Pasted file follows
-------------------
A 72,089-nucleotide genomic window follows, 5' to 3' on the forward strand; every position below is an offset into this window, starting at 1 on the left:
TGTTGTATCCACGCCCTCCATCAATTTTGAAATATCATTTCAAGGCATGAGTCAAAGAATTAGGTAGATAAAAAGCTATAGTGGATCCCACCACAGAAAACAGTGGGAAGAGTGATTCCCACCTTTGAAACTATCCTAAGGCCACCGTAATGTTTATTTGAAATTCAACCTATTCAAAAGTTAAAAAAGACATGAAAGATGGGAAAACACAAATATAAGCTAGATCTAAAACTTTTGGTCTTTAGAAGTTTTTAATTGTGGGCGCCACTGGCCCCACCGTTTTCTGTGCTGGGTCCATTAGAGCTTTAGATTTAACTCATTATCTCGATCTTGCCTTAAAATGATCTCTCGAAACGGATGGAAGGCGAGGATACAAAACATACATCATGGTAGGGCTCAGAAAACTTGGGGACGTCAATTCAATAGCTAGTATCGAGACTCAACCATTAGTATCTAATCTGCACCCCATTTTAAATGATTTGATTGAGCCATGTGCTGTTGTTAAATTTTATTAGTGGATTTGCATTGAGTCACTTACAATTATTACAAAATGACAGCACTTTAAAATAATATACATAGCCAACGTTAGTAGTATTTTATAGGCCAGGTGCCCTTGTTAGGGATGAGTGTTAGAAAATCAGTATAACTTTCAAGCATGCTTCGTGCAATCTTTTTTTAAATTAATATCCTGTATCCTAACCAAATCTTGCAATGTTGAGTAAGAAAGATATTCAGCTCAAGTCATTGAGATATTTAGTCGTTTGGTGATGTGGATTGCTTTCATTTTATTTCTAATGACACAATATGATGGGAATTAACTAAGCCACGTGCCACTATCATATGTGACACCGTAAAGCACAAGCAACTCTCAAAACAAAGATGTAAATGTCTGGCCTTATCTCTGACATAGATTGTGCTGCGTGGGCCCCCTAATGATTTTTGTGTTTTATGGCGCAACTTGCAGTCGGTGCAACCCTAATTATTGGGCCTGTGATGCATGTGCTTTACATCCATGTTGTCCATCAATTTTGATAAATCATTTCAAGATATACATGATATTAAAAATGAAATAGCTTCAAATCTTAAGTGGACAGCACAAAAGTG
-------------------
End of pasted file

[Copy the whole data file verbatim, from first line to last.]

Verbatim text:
A 72,089-nucleotide genomic window follows, 5' to 3' on the forward strand; every position below is an offset into this window, starting at 1 on the left:
TGTTGTATCCACGCCCTCCATCAATTTTGAAATATCATTTCAAGGCATGAGTCAAAGAATTAGGTAGATAAAAAGCTATAGTGGATCCCACCACAGAAAACAGTGGGAAGAGTGATTCCCACCTTTGAAACTATCCTAAGGCCACCGTAATGTTTATTTGAAATTCAACCTATTCAAAAGTTAAAAAAGACATGAAAGATGGGAAAACACAAATATAAGCTAGATCTAAAACTTTTGGTCTTTAGAAGTTTTTAATTGTGGGCGCCACTGGCCCCACCGTTTTCTGTGCTGGGTCCATTAGAGCTTTAGATTTAACTCATTATCTCGATCTTGCCTTAAAATGATCTCTCGAAACGGATGGAAGGCGAGGATACAAAACATACATCATGGTAGGGCTCAGAAAACTTGGGGACGTCAATTCAATAGCTAGTATCGAGACTCAACCATTAGTATCTAATCTGCACCCCATTTTAAATGATTTGATTGAGCCATGTGCTGTTGTTAAATTTTATTAGTGGATTTGCATTGAGTCACTTACAATTATTACAAAATGACAGCACTTTAAAATAATATACATAGCCAACGTTAGTAGTATTTTATAGGCCAGGTGCCCTTGTTAGGGATGAGTGTTAGAAAATCAGTATAACTTTCAAGCATGCTTCGTGCAATCTTTTTTTAAATTAATATCCTGTATCCTAACCAAATCTTGCAATGTTGAGTAAGAAAGATATTCAGCTCAAGTCATTGAGATATTTAGTCGTTTGGTGATGTGGATTGCTTTCATTTTATTTCTAATGACACAATATGATGGGAATTAACTAAGCCACGTGCCACTATCATATGTGACACCGTAAAGCACAAGCAACTCTCAAAACAAAGATGTAAATGTCTGGCCTTATCTCTGACATAGATTGTGCTGCGTGGGCCCCCTAATGATTTTTGTGTTTTATGGCGCAACTTGCAGTCGGTGCAACCCTAATTATTGGGCCTGTGATGCATGTGCTTTACATCCATGTTGTCCATCAATTTTGATAAATCATTTCAAGATATACATGATATTAAAAATGAAATAGCTTCAAATCTTAAGTGGACAGCACAAAAGTG